I don't know, except I'm convinced that you are holding a piece of the answer. Or the way I feel as I write this to you. Somehow, when it comes to writing you, there is always enough time. There's enough time to do it slowly, and well, and to get lost in it and take all day and the next day, if that's what happens. There's enough time to pull a book off the shelf to look for the quote that you've reminded me of, and enough time to go for a walk, so I can come back and tell you what the trees look like today. It puts into contrast what no longer feels important to spend a lot of time on—namely, everything I thought was so important before now. Crucially, I don't write to you to get it done. I write to you because... because I like who I am while I'm doing it.
Writing to you isn't productive, except that it's one of the only things that feels like it actually matters, so, in fact, it is. A day spent writing to you is a day well spent. And a day well spent is something I've been longing for all my life.
(Annie Dillard: "This is how you spend this afternoon, and tomorrow morning, and tomorrow afternoon. Spend the afternoon. You can't take it with you."*)
There's something else that always seems easier on the first day of residency. It has to do with starting to feel again, where for a long time there has been mostly numbness. A re-education in how to feel: this, too, comes with openness and with an abundance of time. It's mostly done through mirroring. I expose myself, a little bit at a time, to another person's suffering, large or small, as expressed through their being or through what they've made. Their being-moved moves the corresponding place in me. It calls it by name and wakes it up.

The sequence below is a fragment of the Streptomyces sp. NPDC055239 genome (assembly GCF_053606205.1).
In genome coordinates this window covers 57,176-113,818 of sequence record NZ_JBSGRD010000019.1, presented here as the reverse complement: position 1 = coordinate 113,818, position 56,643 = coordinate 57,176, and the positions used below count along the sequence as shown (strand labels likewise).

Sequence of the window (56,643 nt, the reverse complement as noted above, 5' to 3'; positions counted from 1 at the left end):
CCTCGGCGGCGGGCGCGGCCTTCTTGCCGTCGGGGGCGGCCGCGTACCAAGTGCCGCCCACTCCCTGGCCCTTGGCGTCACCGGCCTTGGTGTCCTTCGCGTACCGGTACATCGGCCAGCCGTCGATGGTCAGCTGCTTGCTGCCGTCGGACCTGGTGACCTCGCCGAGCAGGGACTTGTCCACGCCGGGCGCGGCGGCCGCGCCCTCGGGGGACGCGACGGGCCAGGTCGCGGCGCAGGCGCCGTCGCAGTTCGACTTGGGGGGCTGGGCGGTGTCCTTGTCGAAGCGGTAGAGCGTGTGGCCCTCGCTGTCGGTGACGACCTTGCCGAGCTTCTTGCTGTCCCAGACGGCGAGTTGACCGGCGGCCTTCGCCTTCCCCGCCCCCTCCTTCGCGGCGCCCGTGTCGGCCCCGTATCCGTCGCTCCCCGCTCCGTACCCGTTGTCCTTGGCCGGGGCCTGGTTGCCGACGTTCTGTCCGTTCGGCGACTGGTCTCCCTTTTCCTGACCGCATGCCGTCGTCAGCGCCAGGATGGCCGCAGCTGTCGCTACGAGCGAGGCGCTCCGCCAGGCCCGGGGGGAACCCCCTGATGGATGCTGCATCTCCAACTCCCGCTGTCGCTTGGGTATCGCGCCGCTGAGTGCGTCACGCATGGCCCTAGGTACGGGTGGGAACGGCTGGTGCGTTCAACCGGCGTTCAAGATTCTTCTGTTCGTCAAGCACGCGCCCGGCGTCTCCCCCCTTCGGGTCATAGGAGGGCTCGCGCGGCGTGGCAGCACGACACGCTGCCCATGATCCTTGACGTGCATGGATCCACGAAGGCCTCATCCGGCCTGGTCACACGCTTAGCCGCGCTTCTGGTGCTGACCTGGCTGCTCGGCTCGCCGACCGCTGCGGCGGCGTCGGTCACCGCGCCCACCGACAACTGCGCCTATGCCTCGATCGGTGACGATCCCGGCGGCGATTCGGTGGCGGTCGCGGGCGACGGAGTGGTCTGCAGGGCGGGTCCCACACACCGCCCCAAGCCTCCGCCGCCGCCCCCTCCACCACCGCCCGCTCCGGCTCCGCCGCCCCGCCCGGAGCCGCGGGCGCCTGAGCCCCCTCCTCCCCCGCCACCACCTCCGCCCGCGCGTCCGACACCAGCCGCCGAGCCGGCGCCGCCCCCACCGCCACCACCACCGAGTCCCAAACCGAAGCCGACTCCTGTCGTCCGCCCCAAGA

Along with the return of feeling, the return of the belief that I can put this onto the page: that to put this onto the page is both simpler than I've been making it out to be, and that it's worth doing.
As a teenager, I remember being able to feel more purely than I do now, as if I were a being consisting entirely of raw emotion leaking out all over the place. I didn't know how to write it down, not that that stopped me from trying. (What drove me to try? Instinct, is the only answer I can think of. I had no goals, extrinsic or otherwise. Back then I wrote as some kids doodle who have no one to show it to.) What emerged was a bunch of little attempted structures glued together from clichés borrowed from song lyrics and whatever else I was familiar with. It wasn't effective for getting across what I felt, but it was sincere. I was composing as best I could using snippets of the language that I had available to me.
Somewhere between then and now, I learned a bit of the craft of writing. But along with that craft, I seem to have picked up somewhere along the way the idea that revealing myself in the way I tried to when I was younger—that there was something shameful in that, in the nakedness. That it's more refined to approach the core of things in as indirect a manner as you can manage. To obfuscate. Writing became the construction of elaborate puzzles that could circle around my truth and hint at it without giving too much away. (I don't claim that someone explicitly gave me that idea. Only that I picked it up at some point.)
What haunts me now is wondering to what extent (if any) my education in writing may have distorted my experience, in the name of literature. In other words: whether I ever disowned something I really felt, because disowning it would make for a more impressive piece. Whether my whole way of feeling was changed by such a lens (changed by equating, for instance, "what's worth feeling" with "what's worth publishing"). Any such distortions would have superseded memory and, in time, become memory. So I'm not sure I can know now whether it ever happened.
What if the solution is to subtract, not to add? Not to fill in for (or paper over) the failures of my teenaged expression by adding layers of sophistication over it or by borrowing from ever more prestigious sources... but rather, to remove those conventions and filters that already marked my earliest work. What I want is to get back that completely unjudgmental perception I had as a small child, of my own inner life, perception that didn't filter out all experience that failed to fit into some recognizable schema. Maybe just the opposite: I want to pay attention to what doesn't fit. And I want that ability I had as a child, to give you such direct access to it. Some sort of transparency. Or at least translucence. Yes, that's it—I want to be translucent again. Maybe it can be that simple.